Saturday, September 07, 2013

Central African Republic: UN agencies report increase in human rights violations

People on the run in Central African Republic. Photo: UNHCR/Djerassem Mbaiorem

UN - 6 September 2013 – United Nations agencies today expressed alarm at the increasing rate of human rights violations in the Central African Republic (CAR), following reports of burned and abandoned villages, massive displacement, as well as looting and torture.

Members of the Office of the UN High Commissioner for Refugees (UNHCR), along with the UN Office for the Coordination of Humanitarian Affairs (OCHA), travelled last week to the town of Paoua, 500-kilometres north of the capital, Bangui. They found seven villages burned to the ground and deserted – and an eighth partially burned – with villagers hiding in the bush.

“Local people spoke of physical assaults, extortion, looting, arbitrary arrest and torture by armed men,” UNHCR spokesperson Melissa Fleming told reporters in Geneva. “The villagers said their actions may have been in retaliation for a clash last month with self-defence groups who were trying to protect their families and property.”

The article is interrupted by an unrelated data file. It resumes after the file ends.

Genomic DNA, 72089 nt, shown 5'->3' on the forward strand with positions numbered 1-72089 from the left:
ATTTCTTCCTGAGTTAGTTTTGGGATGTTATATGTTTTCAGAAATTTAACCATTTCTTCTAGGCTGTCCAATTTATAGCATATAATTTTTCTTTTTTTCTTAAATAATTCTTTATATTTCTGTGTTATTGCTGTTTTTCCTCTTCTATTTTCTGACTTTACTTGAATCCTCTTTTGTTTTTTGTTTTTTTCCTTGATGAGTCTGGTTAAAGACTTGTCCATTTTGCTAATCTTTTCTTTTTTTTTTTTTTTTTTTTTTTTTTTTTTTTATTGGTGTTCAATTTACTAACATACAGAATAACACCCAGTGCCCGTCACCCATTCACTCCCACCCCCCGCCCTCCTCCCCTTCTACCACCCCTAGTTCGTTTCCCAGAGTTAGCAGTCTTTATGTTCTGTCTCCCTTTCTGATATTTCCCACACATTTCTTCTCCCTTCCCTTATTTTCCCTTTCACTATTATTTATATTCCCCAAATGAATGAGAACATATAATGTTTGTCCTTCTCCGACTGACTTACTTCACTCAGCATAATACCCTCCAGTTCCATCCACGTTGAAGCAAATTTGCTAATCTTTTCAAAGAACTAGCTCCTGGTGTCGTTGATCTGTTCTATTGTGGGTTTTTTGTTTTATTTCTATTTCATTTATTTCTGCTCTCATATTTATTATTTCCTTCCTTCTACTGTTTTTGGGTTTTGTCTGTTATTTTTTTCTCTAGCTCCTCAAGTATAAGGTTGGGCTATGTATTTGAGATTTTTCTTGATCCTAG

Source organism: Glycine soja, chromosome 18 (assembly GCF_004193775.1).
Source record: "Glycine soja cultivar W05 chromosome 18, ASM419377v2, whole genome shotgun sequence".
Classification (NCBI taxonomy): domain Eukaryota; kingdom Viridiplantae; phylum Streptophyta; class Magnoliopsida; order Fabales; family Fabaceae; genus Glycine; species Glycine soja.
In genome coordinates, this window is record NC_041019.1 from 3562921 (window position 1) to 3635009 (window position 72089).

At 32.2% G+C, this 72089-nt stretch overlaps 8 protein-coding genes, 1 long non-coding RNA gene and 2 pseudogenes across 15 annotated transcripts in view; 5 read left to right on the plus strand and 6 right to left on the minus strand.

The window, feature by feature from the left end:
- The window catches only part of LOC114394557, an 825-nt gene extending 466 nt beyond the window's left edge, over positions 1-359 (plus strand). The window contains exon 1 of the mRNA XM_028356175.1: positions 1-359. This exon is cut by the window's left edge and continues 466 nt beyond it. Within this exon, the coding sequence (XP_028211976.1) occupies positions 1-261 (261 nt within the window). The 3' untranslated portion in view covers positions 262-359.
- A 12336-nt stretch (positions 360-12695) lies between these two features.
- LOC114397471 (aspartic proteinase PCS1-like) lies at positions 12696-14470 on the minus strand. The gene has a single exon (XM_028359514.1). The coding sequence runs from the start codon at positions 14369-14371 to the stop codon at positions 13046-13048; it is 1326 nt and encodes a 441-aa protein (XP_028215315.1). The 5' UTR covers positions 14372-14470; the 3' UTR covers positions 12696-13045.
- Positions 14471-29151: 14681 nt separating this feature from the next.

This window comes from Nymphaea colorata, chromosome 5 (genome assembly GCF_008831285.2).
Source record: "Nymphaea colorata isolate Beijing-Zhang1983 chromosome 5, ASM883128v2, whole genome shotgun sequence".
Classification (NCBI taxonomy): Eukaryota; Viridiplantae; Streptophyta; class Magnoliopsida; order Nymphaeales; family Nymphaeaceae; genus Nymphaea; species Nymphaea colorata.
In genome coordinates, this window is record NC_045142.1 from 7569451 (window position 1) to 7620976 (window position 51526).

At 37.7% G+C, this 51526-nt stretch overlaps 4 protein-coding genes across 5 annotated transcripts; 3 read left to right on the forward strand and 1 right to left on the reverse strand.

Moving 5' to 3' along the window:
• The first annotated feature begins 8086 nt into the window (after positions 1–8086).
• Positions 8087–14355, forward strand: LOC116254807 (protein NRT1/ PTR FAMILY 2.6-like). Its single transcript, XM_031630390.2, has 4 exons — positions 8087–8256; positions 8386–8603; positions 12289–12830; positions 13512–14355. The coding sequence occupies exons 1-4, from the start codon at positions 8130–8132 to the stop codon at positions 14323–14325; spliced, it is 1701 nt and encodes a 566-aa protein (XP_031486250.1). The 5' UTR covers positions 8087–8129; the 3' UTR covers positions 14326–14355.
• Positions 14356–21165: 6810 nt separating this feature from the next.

The CAR – which has been marked by decades of instability and fighting – witnessed a resumption of violence last December when the Séléka rebel coalition launched a series of attacks. A peace agreement was reached in January, but the rebels again seized the capital, Bangui, in March, forcing President François Bozizé to flee.

The recent fighting has further eroded even the most basic services in the country and exacerbated an already dire humanitarian situation affecting the entire population of 4.6 million people, half of whom are children. Currently, 1.6 million people are in dire need of assistance, including food, protection, health care, water, sanitation and shelter.

Ms. Fleming said UNHCR had registered over 3,000 displaced persons in the region – adding to the estimated total of at least 206,000 displaced across the country since December. Tens of thousands more have fled to Chad and Cameroon.

“We are, in general, increasingly worried about the civilians caught in the middle of the fighting and who are at the mercy of anyone with a gun,” Ms. Fleming said. “We repeat our call to the authorities in Central African Republic, and to all armed groups, to protect civilians and make sure aid agencies can reach people in need.”

In the village of Bedengui, 65 kilometres from Paoua, UNHCR staff found people mourning the kidnapping and murder of four family members.

UNHCR is currently distributing relief supplies in the Paoua region such as tarpaulins, kitchen sets and mosquito nets, given the threat of malaria. The UN Children’s Fund (UNICEF and the World Food Programme (WFP) are also delivering aid, shelter and survival supplies to affected communities.